Yes. So, blood banks are mutually supported and if you need, say you need a particular type of unit, generally we can see if that’s available out there, but typically it’s pretty tough. All these other communities throughout the country, they’re trying to ensure that they have an adequate inventory for their communities as well, so we have to be self-sufficient here and it’s the exception and not the rule to be able to do something like that, as far as importing blood from outside.
So that’s not the easiest avenue?
It’s not, no. The easiest avenue is Alaskans supporting other Alaskans. We want to be self-sufficient. We’re an Alaska-centric organization. We’re a 501-C3 non-profit organization, our sole mission in life is to ensure the blood supply for the state of Alaska. And Alaskans, for 57 years, have been there with us to assure the success of the blood bank. It’s Alaska infrastructure, serving Alaskans.
What is the hardest part of maintaining a good blood supply?
The hardest part is just making sure that we are reminding our donors to make appointments and come in, or to try to get new donors to come in, so that we can maintain the blood supply. People come to donate on their own time. You know, it’s time away from their families, they have to get in the car, they have to drive to the location. It takes a little bit of effort to go donate blood and we’re very very grateful for the fact that we have donors that are willing to do that. It is the closest opportunity many of us will have, to directly save another individual’s life. That blood that is donated will be used, and could potentially save three people, and it will save their life, and that’s as close as it gets for many of us, to being right there on scene, helping people.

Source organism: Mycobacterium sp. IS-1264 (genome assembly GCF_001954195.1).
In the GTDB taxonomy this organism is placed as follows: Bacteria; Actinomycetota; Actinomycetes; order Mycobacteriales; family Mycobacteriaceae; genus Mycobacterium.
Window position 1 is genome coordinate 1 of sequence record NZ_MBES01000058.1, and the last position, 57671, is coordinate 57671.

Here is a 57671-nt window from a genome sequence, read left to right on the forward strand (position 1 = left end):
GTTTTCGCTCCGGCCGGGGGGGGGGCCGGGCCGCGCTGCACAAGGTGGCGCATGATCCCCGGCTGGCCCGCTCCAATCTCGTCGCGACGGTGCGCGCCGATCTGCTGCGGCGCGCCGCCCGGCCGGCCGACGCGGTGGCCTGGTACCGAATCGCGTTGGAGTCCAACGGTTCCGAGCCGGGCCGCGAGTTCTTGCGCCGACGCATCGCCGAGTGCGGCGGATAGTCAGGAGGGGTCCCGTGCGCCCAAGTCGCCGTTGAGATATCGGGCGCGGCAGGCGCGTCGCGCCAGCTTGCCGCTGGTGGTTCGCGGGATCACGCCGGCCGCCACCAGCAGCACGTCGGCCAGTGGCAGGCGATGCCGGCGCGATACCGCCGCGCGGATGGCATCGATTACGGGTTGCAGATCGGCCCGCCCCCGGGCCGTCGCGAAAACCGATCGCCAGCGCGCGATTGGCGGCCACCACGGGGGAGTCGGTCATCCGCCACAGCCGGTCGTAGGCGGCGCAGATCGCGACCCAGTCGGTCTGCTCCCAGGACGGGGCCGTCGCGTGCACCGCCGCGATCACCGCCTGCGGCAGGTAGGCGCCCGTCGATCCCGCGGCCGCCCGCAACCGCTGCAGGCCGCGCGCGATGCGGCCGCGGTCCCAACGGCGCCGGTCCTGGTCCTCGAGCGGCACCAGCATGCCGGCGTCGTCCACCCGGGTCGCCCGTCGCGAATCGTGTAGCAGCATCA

What portion of the blood that’s donated is used?
We use about 90 percent of it.
Is there anything you care to add?
I just want to thank all of the blood donors who donate on a regular basis, and I want to thank Alaskans throughout the state who support the Blood Bank of Alaska, we couldn’t do it without ya.
The day after speaking with Bob Scanlon I went down to Blood Bank of Alaska to make a walk-in donation. After some reading materials, a 45-question exam deemed me a pretty eligible donor. There was one hang-up. The reading materials had some in-depth definitions of sexual contact and the questionnaire asked about males having sexual contact with other males, “even just once.” Like Iggy Pop, “I’m just a modern guy,” and don’t mind admitting it.
I was asked if I had been raped, because if I had been forced I would be an eligible donor. I hadn’t been. This question implies to me the issue isn’t entirely about safety. There are no questions about female donors having sexual contact with men, specifically, though it seems a high probability that happens. We’re also well into the 21st Century and I’ve heard people make jokes about sexual experimentation at summer camp and in college as long as I’ve been alive. If it’s important to have enough people donate blood it seems worth looking at a policy that sounds like it’s been hanging around since the Reagan Administration.
The Blood Bank of Alaska does exceedingly important work. There are two locations in Anchorage and several others throughout the state. It may be possible for you to help save someone’s life, and the only way to find out, is to register with the Blood Bank of Alaska.